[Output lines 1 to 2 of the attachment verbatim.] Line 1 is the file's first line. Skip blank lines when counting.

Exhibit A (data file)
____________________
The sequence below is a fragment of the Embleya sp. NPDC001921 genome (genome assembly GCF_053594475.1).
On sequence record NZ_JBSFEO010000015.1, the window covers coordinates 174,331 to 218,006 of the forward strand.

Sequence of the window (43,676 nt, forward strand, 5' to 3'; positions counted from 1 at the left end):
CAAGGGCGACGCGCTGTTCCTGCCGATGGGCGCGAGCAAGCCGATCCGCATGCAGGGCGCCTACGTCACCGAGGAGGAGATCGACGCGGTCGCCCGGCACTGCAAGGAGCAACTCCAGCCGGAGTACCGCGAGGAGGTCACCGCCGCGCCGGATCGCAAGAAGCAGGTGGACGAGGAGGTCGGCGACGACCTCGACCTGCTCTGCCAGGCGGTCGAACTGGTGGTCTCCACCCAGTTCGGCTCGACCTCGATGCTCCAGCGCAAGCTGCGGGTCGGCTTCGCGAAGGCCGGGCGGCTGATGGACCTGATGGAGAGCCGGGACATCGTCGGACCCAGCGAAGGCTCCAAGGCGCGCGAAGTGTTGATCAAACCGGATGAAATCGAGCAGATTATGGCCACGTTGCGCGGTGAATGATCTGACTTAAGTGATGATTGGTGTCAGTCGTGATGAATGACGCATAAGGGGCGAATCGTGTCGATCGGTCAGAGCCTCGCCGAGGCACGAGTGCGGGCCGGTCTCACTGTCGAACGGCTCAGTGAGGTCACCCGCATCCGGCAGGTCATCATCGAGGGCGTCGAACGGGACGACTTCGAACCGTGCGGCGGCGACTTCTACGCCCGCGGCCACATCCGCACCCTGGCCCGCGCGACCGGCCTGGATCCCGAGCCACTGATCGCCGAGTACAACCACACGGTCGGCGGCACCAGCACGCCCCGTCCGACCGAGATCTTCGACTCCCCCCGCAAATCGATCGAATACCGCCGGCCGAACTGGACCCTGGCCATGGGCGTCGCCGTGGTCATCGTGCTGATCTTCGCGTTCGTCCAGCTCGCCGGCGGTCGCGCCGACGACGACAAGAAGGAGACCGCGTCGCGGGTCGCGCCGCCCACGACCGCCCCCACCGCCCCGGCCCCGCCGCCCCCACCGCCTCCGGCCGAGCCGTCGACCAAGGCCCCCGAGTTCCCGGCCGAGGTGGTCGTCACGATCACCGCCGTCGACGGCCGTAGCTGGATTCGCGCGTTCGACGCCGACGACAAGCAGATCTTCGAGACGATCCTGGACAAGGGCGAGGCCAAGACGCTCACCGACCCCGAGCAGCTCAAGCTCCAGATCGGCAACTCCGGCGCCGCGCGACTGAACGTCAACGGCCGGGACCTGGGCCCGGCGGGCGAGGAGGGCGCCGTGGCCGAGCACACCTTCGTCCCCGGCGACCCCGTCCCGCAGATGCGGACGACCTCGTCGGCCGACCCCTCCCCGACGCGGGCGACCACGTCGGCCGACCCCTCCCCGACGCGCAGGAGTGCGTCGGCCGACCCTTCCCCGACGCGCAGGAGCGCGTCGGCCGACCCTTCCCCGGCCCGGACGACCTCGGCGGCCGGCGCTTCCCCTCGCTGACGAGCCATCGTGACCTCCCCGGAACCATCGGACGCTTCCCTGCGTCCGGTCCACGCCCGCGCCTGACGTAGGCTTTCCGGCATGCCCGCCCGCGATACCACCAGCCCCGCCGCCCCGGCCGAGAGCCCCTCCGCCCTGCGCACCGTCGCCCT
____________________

The sequence below is a fragment of the Embleya sp. NPDC001921 genome (genome assembly GCF_053594475.1).
On sequence record NZ_JBSFEO010000015.1, the window covers coordinates 174,331 to 218,006 of the forward strand.